“I think anyone who renovates a house with a partner should expect to spend part of the time seething and crying.”

    Yes. That’s it, exactly.

    Reply

    • Victoria Elizabeth Barnes
      July 31, 2012 @ 5:54 pm

      You know? As soon as I posted that, I thought to myself—there will be someone out there who says, what are you talking about? My husband and I agree effortlessly on all fronts…Thanks for not being that person.

      How’s your house coming? Did you get your front porch finished?

      Reply

    • A city girl
      July 31, 2012 @ 8:01 pm

      LOL tru fact Dana. That was funny…maybe I should be grateful that I have no one to argue about decisions on my projects…pretty liberating but frustrating also because sometimes you really don’t want to take responsibility for EVERY decision and you need someone to blame some stuff on. LOL

      Reply

      • Victoria Elizabeth Barnes
        August 1, 2012 @ 8:23 am

        I guess doing it yourself is good from the perspective that you are always right… but the bad part is that you have do all the work. Plus, it’s not like you can’t just get in a fight with yourself, right?

        Reply

  4. the home tome
    July 31, 2012 @ 7:39 pm

    I must confess that I can only relate to a fraction of this scenario – my renovating experience is minimal, but I do think owning a house and sharing it with someone does stir up a lot of emotions – we all have these old dreams and hopes and we’re trying to combine them for a shared future. And the DETAILS definitely count! So yeah, I can see how gloss would be a sticking point. We’ve had a few of those…Great post! 🙂

    Reply

    • Victoria Elizabeth Barnes
      August 1, 2012 @ 8:42 am

      Oh how I envy your lack of renovation… that’s my fantasy.

      But even without it, I’m sure Paul and I would still find paint-issues. Simply sharing space and life with another person is eventually going to make you think they are crazy over something.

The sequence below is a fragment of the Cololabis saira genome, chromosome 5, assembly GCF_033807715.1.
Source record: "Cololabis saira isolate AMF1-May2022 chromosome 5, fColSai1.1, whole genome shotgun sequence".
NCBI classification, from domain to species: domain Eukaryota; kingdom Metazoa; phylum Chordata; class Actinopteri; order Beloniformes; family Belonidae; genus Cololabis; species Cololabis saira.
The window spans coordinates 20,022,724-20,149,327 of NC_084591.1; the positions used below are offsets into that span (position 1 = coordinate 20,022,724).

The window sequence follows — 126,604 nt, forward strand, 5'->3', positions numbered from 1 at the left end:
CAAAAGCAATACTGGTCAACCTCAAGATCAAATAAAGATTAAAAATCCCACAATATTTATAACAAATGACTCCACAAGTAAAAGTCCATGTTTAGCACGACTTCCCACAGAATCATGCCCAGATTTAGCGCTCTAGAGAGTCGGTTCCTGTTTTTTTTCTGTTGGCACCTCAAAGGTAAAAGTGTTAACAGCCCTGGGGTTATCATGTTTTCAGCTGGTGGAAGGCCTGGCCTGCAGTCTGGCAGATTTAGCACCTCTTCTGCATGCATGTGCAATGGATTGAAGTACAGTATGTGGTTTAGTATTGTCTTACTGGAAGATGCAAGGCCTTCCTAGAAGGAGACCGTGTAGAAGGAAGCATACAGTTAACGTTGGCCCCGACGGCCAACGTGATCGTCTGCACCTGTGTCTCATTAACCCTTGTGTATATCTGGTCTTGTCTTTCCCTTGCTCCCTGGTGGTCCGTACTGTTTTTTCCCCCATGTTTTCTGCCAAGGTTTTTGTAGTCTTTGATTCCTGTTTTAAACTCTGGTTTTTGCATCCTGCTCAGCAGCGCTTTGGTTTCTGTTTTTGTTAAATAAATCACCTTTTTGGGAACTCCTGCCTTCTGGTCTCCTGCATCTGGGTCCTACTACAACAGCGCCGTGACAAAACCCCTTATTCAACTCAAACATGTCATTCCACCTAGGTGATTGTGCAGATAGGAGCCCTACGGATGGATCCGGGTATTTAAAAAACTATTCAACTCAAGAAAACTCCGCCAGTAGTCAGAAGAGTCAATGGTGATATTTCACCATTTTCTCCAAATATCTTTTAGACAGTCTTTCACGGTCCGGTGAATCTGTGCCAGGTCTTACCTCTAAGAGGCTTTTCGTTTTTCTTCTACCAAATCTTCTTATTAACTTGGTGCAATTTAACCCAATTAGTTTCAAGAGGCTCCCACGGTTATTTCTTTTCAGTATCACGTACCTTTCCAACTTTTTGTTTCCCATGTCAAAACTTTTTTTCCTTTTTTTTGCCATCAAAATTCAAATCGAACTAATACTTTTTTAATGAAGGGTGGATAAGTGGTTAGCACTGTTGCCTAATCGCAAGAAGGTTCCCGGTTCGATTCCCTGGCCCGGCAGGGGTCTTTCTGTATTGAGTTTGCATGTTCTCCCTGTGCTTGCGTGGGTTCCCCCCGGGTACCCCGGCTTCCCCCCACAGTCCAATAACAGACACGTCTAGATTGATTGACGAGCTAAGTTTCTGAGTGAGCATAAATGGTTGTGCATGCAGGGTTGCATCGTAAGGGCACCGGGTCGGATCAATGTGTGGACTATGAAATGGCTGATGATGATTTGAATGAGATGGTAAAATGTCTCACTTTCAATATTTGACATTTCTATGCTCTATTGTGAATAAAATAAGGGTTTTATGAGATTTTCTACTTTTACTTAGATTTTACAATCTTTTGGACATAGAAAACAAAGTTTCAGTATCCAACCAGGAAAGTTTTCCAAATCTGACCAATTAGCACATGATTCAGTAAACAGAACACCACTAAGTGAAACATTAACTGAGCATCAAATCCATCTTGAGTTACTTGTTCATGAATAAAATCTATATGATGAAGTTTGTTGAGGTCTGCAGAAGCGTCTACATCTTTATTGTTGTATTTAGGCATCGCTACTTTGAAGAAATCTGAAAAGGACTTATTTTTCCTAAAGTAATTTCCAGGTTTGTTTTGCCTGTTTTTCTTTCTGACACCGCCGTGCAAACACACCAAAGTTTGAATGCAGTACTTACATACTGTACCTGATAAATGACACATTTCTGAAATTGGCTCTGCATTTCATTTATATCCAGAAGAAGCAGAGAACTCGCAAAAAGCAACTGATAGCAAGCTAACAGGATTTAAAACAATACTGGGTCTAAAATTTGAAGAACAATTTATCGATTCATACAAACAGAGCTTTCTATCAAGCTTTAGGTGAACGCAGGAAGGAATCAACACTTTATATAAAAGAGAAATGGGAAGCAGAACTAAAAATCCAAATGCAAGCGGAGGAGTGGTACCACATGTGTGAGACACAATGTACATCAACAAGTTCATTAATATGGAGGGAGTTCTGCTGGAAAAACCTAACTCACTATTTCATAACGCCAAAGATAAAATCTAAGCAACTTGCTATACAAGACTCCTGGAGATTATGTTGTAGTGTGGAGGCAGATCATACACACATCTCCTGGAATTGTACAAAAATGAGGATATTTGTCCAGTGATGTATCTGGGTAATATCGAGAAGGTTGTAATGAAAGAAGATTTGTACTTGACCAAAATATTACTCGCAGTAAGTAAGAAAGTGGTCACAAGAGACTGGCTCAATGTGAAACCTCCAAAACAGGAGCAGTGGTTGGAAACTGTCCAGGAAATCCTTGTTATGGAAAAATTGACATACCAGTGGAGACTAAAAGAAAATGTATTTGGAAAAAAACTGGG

Reply

  5. A city girl
    July 31, 2012 @ 8:03 pm

    LOL this was a good post Victoria. I can see you yelling at the top of the stairs and Paul downstairs rolling his eyes up in his head. LOL

    Reply

    • Victoria Elizabeth Barnes
      August 1, 2012 @ 8:44 am

      It was certainly dramatic. On my end at least.
      I can laugh about it now, but that kind of frustration… where you feel like you cannot communicate with the person who is most important to you… well. That’s enough to turn you into a crazy woman, right?

      Reply

  6. RedCandy
    August 1, 2012 @ 6:55 am

    Oh Victoria!! I wish I knew you in real life! I love your plastic shower screen! A home (wherever it is) should reflect its occupants……alway be true and never try too hard. Your personalized shower screen is the perfect example……it’s a pity we can’t be so ‘out there’ when we grow up…..or can we???? 😉

    Reply

    • Victoria Elizabeth Barnes
      August 1, 2012 @ 8:49 am

      :))))) We loved our shower curtain too. That was a tremendously special time in my life. My best friend and I had never lived near each other, let alone WITH each other. And it made us crazy from the sheer joy of just being together…

      I do think we can still be “out there,” but it’s just not the same as when you’re twenty-two.

      Reply

  7. our heritage home
    August 1, 2012 @ 10:55 am

    I think looking back and remembering is a great way to put things in perspective, love the shower curtain! Renovating long term with spouses makes you laugh, cry, joke, fight, all at the same time, your post really says it all. Thanks, I enjoyed it!

    Reply

    • Victoria Elizabeth Barnes
      August 1, 2012 @ 3:03 pm

      This house we live in now has given me such appreciation for that apartment! But even there, my best friend and I managed to get in a fight over who ate the last of the tofu. Proving that eventually, you will clash with anyone you live with… even if you think of them as you non-related-twin.

      Reply

  8. Jessica
    August 1, 2012 @ 11:16 pm